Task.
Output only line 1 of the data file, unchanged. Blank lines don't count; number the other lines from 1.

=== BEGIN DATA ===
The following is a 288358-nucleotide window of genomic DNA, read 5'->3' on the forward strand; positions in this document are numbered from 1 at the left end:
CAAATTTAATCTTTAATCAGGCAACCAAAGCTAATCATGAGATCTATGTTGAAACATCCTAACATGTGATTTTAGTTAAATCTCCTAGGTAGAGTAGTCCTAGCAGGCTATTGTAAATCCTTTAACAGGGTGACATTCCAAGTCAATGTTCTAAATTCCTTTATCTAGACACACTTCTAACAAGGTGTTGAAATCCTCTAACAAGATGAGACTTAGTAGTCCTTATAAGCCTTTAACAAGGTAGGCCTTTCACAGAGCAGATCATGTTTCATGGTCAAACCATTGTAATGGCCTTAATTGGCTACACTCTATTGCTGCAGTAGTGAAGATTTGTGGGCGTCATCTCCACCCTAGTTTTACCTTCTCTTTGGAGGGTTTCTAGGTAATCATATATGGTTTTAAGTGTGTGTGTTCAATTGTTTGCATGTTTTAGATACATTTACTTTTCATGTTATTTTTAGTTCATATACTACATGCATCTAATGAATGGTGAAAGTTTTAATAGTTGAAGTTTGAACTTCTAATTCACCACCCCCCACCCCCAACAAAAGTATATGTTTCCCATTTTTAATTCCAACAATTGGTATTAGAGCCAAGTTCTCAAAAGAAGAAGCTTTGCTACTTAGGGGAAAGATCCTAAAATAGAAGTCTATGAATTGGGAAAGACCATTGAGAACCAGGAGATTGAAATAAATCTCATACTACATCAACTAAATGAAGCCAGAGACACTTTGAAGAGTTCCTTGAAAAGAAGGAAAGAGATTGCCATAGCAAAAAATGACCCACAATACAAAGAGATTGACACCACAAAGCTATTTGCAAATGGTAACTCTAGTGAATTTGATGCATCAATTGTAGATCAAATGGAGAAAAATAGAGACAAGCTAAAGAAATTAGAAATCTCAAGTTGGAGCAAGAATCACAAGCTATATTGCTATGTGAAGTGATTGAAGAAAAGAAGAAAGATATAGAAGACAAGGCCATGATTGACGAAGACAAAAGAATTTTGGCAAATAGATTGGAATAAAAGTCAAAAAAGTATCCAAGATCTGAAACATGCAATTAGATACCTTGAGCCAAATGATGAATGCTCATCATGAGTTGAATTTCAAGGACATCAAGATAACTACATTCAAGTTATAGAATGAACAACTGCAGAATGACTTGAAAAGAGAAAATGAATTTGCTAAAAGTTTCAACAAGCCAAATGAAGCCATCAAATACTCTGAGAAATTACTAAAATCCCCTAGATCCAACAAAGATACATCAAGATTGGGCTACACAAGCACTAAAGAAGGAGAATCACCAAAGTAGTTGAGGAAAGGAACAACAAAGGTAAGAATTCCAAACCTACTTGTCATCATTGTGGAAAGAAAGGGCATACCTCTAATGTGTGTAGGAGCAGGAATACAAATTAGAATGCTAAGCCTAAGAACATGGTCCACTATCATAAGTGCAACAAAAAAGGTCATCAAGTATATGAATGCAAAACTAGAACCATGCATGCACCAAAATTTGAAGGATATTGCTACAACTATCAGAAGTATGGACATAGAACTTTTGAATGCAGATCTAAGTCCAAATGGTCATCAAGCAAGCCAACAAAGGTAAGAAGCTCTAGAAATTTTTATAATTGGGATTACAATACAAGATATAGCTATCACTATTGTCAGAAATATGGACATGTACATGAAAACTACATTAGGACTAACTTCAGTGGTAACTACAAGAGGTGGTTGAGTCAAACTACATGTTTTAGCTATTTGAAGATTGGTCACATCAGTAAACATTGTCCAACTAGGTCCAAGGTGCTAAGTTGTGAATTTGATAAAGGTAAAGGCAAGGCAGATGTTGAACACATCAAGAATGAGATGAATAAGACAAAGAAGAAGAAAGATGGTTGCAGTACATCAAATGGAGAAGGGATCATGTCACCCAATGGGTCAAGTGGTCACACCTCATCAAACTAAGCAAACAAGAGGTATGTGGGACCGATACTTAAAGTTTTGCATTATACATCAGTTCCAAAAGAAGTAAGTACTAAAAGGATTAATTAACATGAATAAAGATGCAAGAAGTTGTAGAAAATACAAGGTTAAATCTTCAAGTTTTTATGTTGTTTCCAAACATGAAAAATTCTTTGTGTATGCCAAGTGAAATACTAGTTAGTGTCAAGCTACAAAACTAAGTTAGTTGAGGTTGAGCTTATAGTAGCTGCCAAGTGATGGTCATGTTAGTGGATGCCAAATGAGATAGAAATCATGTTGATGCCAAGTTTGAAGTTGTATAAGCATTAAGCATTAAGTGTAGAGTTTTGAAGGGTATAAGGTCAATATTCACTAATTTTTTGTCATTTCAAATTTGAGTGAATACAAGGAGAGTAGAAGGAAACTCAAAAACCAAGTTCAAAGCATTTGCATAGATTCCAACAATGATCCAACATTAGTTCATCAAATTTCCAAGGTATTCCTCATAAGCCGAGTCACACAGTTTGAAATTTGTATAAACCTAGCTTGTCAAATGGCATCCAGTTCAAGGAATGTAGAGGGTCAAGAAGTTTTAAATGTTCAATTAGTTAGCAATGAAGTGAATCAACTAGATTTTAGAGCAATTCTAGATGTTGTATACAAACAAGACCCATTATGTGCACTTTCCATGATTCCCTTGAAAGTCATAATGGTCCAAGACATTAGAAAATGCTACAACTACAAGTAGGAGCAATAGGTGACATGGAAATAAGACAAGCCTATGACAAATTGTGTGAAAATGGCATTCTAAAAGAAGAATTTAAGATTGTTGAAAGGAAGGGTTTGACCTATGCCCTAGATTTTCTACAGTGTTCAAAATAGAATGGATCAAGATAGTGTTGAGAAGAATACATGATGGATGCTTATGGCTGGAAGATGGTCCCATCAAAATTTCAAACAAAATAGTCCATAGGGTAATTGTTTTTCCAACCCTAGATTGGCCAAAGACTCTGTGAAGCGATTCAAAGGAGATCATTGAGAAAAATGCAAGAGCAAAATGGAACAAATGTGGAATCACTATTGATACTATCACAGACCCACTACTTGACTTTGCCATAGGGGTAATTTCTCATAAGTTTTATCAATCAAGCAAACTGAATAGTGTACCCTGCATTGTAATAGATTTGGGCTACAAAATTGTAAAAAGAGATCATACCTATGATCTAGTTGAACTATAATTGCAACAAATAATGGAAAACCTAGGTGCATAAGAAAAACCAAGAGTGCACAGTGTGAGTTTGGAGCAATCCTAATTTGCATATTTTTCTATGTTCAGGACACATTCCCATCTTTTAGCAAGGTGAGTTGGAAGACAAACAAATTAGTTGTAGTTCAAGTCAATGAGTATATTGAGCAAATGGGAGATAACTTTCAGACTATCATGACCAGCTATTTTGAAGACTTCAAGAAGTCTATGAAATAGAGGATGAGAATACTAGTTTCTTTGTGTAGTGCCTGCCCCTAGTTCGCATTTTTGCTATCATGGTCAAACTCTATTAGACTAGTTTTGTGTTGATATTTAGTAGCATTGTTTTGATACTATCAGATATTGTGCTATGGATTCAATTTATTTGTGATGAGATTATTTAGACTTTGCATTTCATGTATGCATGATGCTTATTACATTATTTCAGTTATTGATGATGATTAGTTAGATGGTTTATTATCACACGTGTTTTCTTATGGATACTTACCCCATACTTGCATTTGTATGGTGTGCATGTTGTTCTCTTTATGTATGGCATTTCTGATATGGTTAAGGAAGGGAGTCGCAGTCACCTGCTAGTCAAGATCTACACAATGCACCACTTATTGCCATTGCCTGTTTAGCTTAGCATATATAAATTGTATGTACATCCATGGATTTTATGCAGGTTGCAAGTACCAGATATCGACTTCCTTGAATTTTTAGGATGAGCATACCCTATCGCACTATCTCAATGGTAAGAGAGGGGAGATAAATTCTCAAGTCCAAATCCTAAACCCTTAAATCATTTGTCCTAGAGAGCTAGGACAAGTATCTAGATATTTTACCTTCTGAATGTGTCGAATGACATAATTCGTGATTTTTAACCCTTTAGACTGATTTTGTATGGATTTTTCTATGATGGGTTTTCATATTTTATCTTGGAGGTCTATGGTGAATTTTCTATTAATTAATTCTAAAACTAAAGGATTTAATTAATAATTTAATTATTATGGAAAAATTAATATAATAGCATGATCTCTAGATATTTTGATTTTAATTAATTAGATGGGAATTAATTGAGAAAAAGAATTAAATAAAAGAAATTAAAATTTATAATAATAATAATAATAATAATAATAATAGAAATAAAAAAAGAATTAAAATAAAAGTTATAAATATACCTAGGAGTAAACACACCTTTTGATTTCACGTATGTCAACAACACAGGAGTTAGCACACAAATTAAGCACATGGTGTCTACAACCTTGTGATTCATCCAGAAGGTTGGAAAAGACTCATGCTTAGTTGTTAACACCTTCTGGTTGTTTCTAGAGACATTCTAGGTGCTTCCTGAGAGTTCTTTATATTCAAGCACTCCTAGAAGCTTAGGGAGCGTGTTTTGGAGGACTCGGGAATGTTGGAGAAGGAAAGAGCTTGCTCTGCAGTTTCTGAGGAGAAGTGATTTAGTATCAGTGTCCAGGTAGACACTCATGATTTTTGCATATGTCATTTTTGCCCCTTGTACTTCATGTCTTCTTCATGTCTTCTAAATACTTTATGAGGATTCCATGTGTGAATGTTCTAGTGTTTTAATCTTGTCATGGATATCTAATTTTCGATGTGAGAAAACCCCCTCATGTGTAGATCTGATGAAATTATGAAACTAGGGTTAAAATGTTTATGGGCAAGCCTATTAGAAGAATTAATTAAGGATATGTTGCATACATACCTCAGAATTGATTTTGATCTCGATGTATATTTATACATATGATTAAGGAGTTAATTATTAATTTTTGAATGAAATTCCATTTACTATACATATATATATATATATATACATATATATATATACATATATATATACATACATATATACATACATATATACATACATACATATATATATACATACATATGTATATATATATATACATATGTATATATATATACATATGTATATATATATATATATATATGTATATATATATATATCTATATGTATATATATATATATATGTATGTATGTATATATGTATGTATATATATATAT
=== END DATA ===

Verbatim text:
The following is a 288358-nucleotide window of genomic DNA, read 5'->3' on the forward strand; positions in this document are numbered from 1 at the left end: